The foundation of the university is academic freedom. That this statement may be a cliché does not make it any less true. Unfortunately, a small number of Cornellians seem to believe that expression with which they do not agree has no place on this campus, and that this campus should be a place closed off to perspectives which call for equal rights within Israel-Palestine.
A few examples: Recently, dozens of posters that Students for Justice in Palestine had placed in Lincoln Hall and elsewhere on campus were ripped down. At a talk we hosted last semester, a student repeatedly interrupted our invited speaker, Noura Erakat, during the Q-and-A – a violation of the Cornell Code of Conduct, which prohibits disruptions. And at our November 19 protest against Israeli war crimes in Gaza, the head of Cornell Israel Public Affairs Committee, according to the Sun’s own reporting, asked the campus police to remove the Students for Justice in Palestine protest from Ho Plaza. The police did so, in the process threatening one member of SJP with arrest and physically assaulting a female protester.
Some of these instances we find less worrying than others. If students wish to rip down our posters, we find it unpleasant but we understand that there are those on campus who simply don’t believe in freedom of expression for points of view which with which they disagree.
Some violations are more worrying – particularly as they become a pattern. Still worse are those that occur amidst a fog of misinformation. For example, we are concerned that students and faculty are unaware that at the “controversial” protests which took place last fall, during the Israeli aggression against the Gaza Strip, we called a demonstration on November 16, following the campus code, which states that there is “no need for a mandatory permit procedure for…outdoor activities,” including “outdoor picketing, marches, rallies, and other demonstrations.”
CIPAC, which seeks to silence the Palestinian narrative, called a counter-rally in response to our rally, and brought in a booming sound system to drown out our voices – a clear violation of the campus code, which requires respecting the free speech of others. Even when in disagreement. They used that sound system to shout out their support for Israeli violence as we read a list of the names of men, women, and children murdered in the Gaza Strip. They then asked the campus police to remove us from Ho Plaza, arguing that they had “reserved the space,” flouting both the letter and spirit of the campus code – where absolutely no provision can be found which requires groups to acquire permits before protesting, in Ho Plaza or anywhere else. Nor can such a provision be found in any campus regulation.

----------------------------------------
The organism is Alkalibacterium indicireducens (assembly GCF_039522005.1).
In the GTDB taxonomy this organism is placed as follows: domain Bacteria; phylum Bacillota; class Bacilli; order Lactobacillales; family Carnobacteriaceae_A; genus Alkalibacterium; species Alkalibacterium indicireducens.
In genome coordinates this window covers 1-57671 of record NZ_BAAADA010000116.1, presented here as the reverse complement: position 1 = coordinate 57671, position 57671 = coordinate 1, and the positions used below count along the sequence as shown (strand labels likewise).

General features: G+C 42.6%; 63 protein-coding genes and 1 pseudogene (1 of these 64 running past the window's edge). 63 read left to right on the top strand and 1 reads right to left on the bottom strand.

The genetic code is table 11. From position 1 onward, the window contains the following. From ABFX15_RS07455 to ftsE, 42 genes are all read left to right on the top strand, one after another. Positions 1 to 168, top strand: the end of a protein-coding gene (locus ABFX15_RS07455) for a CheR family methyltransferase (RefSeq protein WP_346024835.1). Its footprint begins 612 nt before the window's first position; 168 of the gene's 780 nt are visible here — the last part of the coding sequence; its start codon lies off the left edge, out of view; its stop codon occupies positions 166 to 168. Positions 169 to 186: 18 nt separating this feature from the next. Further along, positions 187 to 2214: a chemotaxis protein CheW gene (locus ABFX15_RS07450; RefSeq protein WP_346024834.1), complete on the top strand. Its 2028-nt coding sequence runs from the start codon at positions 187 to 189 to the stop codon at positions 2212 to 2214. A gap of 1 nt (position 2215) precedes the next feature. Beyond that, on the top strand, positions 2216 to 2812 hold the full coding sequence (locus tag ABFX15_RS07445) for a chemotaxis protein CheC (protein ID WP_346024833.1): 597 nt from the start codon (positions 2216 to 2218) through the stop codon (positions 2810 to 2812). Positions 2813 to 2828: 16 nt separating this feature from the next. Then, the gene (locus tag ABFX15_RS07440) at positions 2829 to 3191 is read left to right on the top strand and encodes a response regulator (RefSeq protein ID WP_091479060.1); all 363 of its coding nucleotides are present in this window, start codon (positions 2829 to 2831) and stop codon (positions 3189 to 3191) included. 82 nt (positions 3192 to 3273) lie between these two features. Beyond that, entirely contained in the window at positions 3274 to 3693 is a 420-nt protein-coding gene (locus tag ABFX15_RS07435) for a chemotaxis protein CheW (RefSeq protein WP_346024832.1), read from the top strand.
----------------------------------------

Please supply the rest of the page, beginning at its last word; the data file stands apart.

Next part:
In turn, the campus police cleared our demonstration off Ho Plaza, harassing faculty members and throwing students to the ground. In response to these events, Kathy Zoner claimed that “it’s just a matter of who filed for the space.” Unfortunately, Zoner either does not know the campus code or was willfully ignoring it. Either way, disciplinary action is merited. But ought anyone be surprised? This is the same woman who trained with Israeli security forces in October 2011. Upon her return, she reflected that Cornell needs “to find a balance between academic freedom as well as keeping people safe.” Plainly, the campus police are succeeding at neither. People are not kept safe by being thrown to the ground.
We cannot pretend that these are isolated events. They are part of a systemic pattern of repression, oriented towards preventing our message from getting out.
So that there isn’t any confusion, we should be as clear as possible. We call for equal civic and political rights for the Palestinian citizens of Israel, the end of the ongoing military occupation of Arab lands, and the protection of the Palestinian Right of Return to their homes from which they were ethnically cleansed in 1947-1948, a right which has been secured by international law. Some of us also call for the redistribution of wealth. We call for sanctioning and boycotting Israel until those rights are respected. We are saddened that simple calls for freedom, justice, and equality are constantly equated with Jew-hatred on this campus, or cast as being “anti-Israel.”
But we understand that most people at Cornell will agree with this program, and that it is only a militantly conservative minority that seeks to use any means at its disposal – unfortunately, with the open support of the administration – to prevent us from expressing these thoughts. None of this is unexpected. Israeli policies are indefensible. So its “defenders” are resorting to a time-honored strategy: censor those who point this out by any means possible.
We do not think we are taking a radical stance in saying that this behavior should be unacceptable at Cornell.